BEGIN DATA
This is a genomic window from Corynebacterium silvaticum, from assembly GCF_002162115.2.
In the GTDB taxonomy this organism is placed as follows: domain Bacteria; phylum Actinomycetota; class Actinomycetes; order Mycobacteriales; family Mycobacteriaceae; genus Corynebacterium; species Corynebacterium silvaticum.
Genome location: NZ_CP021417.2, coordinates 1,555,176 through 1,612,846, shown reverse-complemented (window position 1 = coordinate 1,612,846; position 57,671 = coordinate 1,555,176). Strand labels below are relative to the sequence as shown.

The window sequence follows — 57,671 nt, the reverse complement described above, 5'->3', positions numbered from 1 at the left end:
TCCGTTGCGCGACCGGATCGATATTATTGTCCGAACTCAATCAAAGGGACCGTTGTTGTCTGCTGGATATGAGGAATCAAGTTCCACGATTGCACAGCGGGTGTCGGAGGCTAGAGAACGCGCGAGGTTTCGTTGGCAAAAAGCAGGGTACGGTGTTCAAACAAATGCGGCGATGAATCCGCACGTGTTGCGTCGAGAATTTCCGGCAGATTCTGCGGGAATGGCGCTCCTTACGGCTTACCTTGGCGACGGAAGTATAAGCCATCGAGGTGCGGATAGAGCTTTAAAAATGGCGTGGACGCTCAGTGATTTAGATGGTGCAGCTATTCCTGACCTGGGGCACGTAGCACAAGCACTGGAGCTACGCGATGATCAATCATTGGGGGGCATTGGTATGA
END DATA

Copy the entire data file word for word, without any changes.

This is a genomic window from Corynebacterium silvaticum, from assembly GCF_002162115.2.
In the GTDB taxonomy this organism is placed as follows: domain Bacteria; phylum Actinomycetota; class Actinomycetes; order Mycobacteriales; family Mycobacteriaceae; genus Corynebacterium; species Corynebacterium silvaticum.
Genome location: NZ_CP021417.2, coordinates 1,555,176 through 1,612,846, shown reverse-complemented (window position 1 = coordinate 1,612,846; position 57,671 = coordinate 1,555,176). Strand labels below are relative to the sequence as shown.

The window sequence follows — 57,671 nt, the reverse complement described above, 5'->3', positions numbered from 1 at the left end:
TCCGTTGCGCGACCGGATCGATATTATTGTCCGAACTCAATCAAAGGGACCGTTGTTGTCTGCTGGATATGAGGAATCAAGTTCCACGATTGCACAGCGGGTGTCGGAGGCTAGAGAACGCGCGAGGTTTCGTTGGCAAAAAGCAGGGTACGGTGTTCAAACAAATGCGGCGATGAATCCGCACGTGTTGCGTCGAGAATTTCCGGCAGATTCTGCGGGAATGGCGCTCCTTACGGCTTACCTTGGCGACGGAAGTATAAGCCATCGAGGTGCGGATAGAGCTTTAAAAATGGCGTGGACGCTCAGTGATTTAGATGGTGCAGCTATTCCTGACCTGGGGCACGTAGCACAAGCACTGGAGCTACGCGATGATCAATCATTGGGGGGCATTGGTATGA